2020 Visiting Author Day at Avon Old Farms School:
A Day with Pulitzer Prize-Winning Author Jeffrey Marx
It’s not every day that high school students get to interact with Pulitzer Prize-winning authors. But, thanks to Avon Old Farms School’s Visiting Author Program, that is exactly what Avonians were able to do on Thursday, October 15, 2020.
In preparation for the 2020–21 school year, Head of School Jim Detora first reached out to author Jeffrey Marx nearly a year ago to share how much overlap there was in Avon’s mission to be the best school for boys by cultivating young men of integrity who honor wisdom, justice, service, and the pursuit of truth, and Marx’s themes in his book The Season of Life. Following those initial conversations, Detora picked two of Marx’s books as the all school reading for the summer of 2020: The Season of Life and The Long Snapper.
Season of Life is a book about what it means to be a man of substance and impact. It is a moving story that will resonate with athletes, coaches, parents—anyone struggling to make the right choices in life. This book is the story of Joe Ehrmann, a former NFL football star and volunteer coach for the Gilman high school football team, teaches his players the keys to successful defense: penetrate, pursue, punish, love.
The Long Snapper is the story of Brian Kinchen and second chances. Brian Kinchen was a thirty-eight-year-old husband, father of four, and seventh–grade Bible teacher whose professional football career had been over for three years when the New England Patriots called. With the Patriots riding a 10–game winning streak and the playoffs only a few weeks away, they needed a fill-in for the obscure but vital job of snapping the ball for their punter and kicker—a long snapper.
For Visiting Author Day 2020, Jeffrey Marx was unable to step on stage in the Brown Auditorium to address the entire school as one unit gathered together. However, the emergence of social-distancing and Zoom meetings allowed for the program and three follow-up workshops to extend the normally hour–long program into a full day of engaged learning and conversation.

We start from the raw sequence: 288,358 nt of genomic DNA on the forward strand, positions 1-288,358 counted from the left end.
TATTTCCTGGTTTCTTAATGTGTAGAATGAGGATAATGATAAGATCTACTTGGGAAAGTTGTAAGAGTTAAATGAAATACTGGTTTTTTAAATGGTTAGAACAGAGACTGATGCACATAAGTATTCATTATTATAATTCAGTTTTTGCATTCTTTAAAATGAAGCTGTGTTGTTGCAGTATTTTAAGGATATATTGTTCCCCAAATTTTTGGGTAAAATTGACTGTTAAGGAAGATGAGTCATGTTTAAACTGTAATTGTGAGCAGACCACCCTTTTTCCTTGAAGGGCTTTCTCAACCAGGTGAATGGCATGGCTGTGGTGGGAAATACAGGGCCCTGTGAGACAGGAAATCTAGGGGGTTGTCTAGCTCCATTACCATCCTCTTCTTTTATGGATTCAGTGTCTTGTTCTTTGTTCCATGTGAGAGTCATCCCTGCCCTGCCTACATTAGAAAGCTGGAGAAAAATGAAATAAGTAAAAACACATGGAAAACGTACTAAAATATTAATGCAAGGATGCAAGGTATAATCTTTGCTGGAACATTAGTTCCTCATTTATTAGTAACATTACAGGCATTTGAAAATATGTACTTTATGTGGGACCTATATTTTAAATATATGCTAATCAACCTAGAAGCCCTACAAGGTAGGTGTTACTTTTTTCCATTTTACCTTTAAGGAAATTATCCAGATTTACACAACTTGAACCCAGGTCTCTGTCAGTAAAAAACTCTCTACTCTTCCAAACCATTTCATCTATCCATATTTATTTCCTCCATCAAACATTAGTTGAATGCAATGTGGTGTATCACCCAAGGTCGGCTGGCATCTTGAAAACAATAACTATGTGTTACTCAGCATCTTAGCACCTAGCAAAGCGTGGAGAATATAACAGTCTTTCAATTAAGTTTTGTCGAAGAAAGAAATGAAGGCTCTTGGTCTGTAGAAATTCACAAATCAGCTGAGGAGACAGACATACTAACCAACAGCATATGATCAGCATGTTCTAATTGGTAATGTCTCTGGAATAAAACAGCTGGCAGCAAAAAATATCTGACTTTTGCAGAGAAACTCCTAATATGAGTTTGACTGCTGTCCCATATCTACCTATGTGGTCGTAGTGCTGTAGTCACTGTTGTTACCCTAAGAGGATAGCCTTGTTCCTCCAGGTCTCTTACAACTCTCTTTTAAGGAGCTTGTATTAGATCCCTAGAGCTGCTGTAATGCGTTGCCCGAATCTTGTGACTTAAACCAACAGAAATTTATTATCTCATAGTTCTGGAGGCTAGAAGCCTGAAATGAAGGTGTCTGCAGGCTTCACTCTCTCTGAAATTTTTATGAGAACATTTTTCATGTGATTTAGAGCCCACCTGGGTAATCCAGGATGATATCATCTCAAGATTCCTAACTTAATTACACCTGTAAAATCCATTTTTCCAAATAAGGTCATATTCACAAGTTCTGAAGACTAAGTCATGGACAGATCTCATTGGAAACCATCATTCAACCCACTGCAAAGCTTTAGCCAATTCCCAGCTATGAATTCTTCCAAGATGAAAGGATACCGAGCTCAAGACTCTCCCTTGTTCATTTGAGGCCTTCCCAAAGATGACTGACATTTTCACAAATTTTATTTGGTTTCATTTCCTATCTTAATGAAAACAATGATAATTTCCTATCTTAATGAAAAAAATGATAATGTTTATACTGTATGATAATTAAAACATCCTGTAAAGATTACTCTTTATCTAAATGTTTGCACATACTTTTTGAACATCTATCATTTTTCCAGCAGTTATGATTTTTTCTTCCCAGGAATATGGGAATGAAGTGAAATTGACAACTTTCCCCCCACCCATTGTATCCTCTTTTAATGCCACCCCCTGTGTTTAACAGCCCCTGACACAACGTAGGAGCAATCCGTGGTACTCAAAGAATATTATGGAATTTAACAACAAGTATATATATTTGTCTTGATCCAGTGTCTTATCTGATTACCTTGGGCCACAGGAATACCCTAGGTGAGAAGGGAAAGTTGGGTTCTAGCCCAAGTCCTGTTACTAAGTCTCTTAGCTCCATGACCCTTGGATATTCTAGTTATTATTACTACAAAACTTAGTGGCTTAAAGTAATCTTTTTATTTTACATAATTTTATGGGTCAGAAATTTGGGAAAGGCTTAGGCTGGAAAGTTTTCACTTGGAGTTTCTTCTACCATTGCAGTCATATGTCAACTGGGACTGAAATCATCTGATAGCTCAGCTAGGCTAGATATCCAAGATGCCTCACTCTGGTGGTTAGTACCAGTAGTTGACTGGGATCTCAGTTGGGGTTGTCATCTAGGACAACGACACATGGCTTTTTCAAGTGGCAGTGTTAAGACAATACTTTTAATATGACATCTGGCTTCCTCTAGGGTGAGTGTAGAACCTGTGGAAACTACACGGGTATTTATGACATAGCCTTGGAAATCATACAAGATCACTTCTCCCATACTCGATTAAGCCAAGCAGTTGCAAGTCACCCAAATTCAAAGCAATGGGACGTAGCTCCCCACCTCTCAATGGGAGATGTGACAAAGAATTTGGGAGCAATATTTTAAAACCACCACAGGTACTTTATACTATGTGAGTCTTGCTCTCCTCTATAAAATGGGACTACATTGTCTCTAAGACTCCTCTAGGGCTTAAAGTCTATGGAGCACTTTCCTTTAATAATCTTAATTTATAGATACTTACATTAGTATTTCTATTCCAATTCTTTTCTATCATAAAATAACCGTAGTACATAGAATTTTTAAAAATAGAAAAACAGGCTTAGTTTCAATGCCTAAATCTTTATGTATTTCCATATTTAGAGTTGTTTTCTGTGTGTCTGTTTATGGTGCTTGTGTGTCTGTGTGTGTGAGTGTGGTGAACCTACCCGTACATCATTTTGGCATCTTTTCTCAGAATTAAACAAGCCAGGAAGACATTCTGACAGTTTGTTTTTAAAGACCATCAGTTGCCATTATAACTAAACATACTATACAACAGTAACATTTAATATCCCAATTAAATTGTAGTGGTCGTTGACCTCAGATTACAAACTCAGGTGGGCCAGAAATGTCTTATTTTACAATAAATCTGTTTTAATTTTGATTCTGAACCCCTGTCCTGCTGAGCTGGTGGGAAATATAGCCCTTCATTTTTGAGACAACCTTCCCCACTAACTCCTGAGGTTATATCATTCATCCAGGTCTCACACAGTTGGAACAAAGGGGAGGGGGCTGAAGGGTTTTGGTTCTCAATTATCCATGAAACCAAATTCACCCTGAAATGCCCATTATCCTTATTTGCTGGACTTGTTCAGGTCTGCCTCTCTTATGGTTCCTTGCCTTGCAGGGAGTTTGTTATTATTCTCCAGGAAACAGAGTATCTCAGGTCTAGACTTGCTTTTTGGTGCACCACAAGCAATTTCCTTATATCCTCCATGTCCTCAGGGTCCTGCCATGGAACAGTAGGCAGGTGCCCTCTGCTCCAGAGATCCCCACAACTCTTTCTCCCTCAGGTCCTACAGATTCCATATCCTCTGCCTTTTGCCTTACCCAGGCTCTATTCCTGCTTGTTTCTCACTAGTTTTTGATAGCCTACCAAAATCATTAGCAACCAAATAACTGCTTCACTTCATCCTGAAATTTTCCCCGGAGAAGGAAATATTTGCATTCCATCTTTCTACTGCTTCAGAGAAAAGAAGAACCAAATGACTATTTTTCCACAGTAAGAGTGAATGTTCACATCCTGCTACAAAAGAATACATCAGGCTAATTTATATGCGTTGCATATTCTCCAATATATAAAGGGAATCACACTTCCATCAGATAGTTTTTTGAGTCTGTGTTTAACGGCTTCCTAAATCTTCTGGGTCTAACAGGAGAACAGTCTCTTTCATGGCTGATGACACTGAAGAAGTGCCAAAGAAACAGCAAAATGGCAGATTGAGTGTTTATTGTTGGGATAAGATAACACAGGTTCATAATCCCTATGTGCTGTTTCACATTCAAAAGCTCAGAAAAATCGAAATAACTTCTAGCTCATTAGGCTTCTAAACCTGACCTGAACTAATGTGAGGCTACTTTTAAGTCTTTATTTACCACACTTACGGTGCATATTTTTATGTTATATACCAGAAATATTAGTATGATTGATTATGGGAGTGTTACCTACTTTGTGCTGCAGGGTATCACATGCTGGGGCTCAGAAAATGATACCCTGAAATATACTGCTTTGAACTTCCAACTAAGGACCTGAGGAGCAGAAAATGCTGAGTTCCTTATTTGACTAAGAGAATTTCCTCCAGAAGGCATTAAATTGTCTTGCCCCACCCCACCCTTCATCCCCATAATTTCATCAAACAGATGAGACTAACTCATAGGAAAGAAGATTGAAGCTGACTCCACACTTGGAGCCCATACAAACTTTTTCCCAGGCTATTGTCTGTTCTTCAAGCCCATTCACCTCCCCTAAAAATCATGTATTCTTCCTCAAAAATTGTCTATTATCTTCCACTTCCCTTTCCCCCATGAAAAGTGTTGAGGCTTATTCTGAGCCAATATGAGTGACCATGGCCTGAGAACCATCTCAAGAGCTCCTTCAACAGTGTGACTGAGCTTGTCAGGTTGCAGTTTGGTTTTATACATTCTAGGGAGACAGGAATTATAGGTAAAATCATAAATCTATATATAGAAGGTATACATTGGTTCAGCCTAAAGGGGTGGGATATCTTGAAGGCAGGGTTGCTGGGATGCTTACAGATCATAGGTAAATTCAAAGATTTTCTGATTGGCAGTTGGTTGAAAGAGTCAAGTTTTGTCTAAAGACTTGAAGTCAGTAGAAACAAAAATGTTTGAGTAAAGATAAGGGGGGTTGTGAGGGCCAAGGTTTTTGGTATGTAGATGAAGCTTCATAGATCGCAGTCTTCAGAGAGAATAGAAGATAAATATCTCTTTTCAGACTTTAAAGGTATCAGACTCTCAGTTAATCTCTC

First, Jeffrey Marx did address the school community with a keynote address via a webinar organized by Academic Dean Trevor Stern. In his talk, Marx recapped several important moments across the two books the community had read over the summer, including concepts of success and coaching.
“In 1806, the definition of success included four key words: prosperous, fortunate, happy, and kind,” he shared. “But, if you look at a modern definition of the word success, you’ll find that 50 percent of that definition has disappeared: when did happy and kind disappear?”
Marx challenged students to think about what has changed over the years to adjust that definition of success, and what that means for them as young people trying to become men for others.
“An even earlier definition exists for ‘coach.’ In the 1500s in England, the definition of coach was written as a horse-drawn carriage to transport a person of importance from where they are to where they want to be, need to be, or ought to be. I challenge coaches—athletic coaches, life coaches, any kind of coach—to make that their mission today. To help all of you young people get to where you want to be, need to be, or ought to be.”